Apr 26, 2022 I Paul Seaburn

Lunar Backpack, 60-Year-Old Hamburger, De-Extincting Dinosaurs and More Mysterious News Briefly

Physicists at the University of Würzburg successfully created micrometer-sized drones significantly smaller than red blood cells which are propelled and controlled using laser light only – these drones can be used to assemble nanostructures, analyze surfaces with nanometer precision, and aid in the field of reproductive medicine. For a fun payback, maybe they can be used to buzz around mosquitoes.

Those photos taken by NASA’s Perseverance Mars rover of the solar eclipse caused by the Martian moon Phobos crossing the face of the Sun has helped scientists pinpoint exactly when Phobos’ death spiral will end and it will crash into the planet. A nervous Perseverance is now looking for an escape route.

The Kardashev definition of a Type I civilization is one that is able to store and use all the energy available on its planet, and a new study has determined that humanity won’t reach this level until the year 2371 ... as long as we don’t wipe ourselves out using conventional energy sources first -- a process known as the Great Filter. So far, the Vegas line is on the Great Filter.

NASA unveiled the Kinematic Navigation and Cartography Knapsack (KNaCK) – a backpack for astronauts on the Moon that is equipped with a portable LIDAR scanner that constantly scans the ground as the wearer walks around, collecting detailed information on the surrounding surface topology. Many people want to know if they can get one for walking while talking on their cellphone.

A new paper published in Current Biology describes how male orb-weaving spiders (Philoponella prominens) use one set of powerful legs to catapult themselves at a phenomenal speed away from females after sex to avoid being eaten as a post-coital cannibalistic meal. For guys who are worried, the video can be seen here.

NASA’s Lucy spacecraft is on its way to study Jupiter’s Trojan asteroids but it has a stuck solar panel, so engineers are planning to turn on its unfurling reel’s primary motor while also running the backup motor at the same time, increasing the torque in the hopes that the solar panel can be pried open by brute force. In space, no one can hear you scream “I told you to stop!”

While it seems like deer, raccoons, squirrels and other wildlife have taken over many urban landscapes, new research from the University of Utah found that mammals in urban environments have shifted the timing of their daily activities to avoid encountering humans – with coyotes moving to the night hours while deer and squirrels switching from dawn and dusk to daytime hours. Deer and squirrels’ greatest fear is humans in cars at night on their phones.

For students wondering if the medical field is right for them, the New England Journal of Medicine details the case of a 64-year-old Spanish man’s rare “hyperinfection” of roundworms which was so bad that doctors could see the larvae moving around under his skin – the docs treated the man with ivermectin, proving it is a good cure for roundworms. Watch for videos of his infection to show up in the next “Star Trek” movie.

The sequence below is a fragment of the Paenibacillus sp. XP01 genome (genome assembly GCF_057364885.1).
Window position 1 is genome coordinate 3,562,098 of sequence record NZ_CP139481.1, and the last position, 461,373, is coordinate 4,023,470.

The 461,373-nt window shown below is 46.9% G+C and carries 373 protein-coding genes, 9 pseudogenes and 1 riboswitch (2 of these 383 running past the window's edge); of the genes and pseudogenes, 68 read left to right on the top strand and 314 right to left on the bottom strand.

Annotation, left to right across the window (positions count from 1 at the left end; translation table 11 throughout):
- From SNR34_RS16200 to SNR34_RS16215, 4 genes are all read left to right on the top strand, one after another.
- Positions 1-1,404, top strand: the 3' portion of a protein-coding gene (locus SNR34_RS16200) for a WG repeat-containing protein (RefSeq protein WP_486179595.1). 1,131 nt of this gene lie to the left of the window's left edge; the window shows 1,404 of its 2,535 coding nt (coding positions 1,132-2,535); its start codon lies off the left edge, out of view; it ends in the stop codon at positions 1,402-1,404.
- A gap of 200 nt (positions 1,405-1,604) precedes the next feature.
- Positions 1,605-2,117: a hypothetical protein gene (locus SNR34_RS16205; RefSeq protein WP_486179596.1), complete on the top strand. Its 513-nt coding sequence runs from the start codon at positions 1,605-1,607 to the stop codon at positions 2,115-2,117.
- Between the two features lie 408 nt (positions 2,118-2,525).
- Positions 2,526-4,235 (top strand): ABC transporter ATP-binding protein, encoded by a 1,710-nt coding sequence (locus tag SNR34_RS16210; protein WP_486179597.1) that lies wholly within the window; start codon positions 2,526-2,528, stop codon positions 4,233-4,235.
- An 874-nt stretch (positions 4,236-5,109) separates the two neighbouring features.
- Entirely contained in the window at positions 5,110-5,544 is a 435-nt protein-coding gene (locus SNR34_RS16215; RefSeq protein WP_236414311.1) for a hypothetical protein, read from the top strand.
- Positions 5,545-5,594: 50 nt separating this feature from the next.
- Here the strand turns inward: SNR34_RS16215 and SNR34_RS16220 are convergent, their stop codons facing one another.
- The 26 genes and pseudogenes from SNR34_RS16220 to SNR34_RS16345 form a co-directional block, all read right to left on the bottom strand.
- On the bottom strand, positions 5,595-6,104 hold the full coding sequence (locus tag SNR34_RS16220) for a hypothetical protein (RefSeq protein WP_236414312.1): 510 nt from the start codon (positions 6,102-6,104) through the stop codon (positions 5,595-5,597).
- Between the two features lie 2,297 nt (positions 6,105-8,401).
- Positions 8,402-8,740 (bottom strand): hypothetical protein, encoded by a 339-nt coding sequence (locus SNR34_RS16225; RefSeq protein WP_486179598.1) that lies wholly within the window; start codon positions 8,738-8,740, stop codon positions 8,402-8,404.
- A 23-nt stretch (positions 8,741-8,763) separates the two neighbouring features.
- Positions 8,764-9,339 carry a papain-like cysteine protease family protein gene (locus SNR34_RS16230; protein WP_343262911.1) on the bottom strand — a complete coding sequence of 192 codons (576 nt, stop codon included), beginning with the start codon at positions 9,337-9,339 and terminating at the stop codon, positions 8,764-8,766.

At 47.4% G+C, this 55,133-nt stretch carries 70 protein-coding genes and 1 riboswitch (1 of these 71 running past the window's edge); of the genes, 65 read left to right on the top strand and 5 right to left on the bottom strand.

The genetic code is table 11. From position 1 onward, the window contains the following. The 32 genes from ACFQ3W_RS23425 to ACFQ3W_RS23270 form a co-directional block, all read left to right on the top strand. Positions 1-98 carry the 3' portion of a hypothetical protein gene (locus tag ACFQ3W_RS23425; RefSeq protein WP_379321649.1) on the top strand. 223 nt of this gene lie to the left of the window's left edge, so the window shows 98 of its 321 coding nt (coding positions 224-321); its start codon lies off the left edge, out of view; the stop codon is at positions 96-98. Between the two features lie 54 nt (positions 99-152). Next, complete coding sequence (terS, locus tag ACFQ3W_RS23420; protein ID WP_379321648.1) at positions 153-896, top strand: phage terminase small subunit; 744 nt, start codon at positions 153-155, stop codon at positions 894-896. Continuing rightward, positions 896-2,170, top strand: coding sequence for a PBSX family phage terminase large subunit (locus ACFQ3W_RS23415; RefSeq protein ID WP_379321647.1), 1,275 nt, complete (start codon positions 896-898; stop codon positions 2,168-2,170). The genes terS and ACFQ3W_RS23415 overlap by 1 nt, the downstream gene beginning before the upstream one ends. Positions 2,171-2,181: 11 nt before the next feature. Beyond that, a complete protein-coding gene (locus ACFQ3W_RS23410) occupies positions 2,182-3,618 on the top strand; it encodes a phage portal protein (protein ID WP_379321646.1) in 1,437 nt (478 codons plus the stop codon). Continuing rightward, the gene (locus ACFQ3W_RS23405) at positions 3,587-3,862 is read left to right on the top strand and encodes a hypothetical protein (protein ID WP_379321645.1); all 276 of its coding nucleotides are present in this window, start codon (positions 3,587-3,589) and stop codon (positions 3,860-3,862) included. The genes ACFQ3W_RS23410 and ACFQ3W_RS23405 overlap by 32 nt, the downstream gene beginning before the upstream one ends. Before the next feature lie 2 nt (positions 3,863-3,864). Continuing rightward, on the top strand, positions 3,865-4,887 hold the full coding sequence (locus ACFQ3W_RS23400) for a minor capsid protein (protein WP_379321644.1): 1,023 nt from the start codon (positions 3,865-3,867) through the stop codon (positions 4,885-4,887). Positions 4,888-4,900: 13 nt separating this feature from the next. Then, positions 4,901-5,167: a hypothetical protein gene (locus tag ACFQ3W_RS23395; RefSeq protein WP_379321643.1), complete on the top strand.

A man renovating his bathroom in Crystal Lake, Illinois, was shocked to find a 60-year-old McDonald's hamburger and a bag of fries behind a wall … and even more shocked when he noticed the burger didn’t smell, the fries were still crispy and there was no sign of mice. Some things never change – there was an empty cup and a note that the shake machine was broken.

A survey by YouGov.com found that 45% of American adults say they are somewhat or strongly opposed to bringing back dinosaurs and other extinct species, and half said that if it were possible to de-extinct, the extinct species of giant tortoises (a few are not extinct) should be reintroduced in their original habitat. This proves Americans learned their lessons from the Jurassic Park movies and they’d rather be around giant animals they can outrun.

Paul Seaburn

Paul Seaburn is the editor at Mysterious Universe and its most prolific writer. He’s written for TV shows such as "The Tonight Show", "Politically Incorrect" and an award-winning children’s program. He's been published in “The New York Times" and "Huffington Post” and has co-authored numerous collections of trivia, puzzles and humor. His “What in the World!” podcast is a fun look at the latest weird and paranormal news, strange sports stories and odd trivia. Paul likes to add a bit of humor to each MU post he crafts. After all, the mysterious doesn't always have to be serious.

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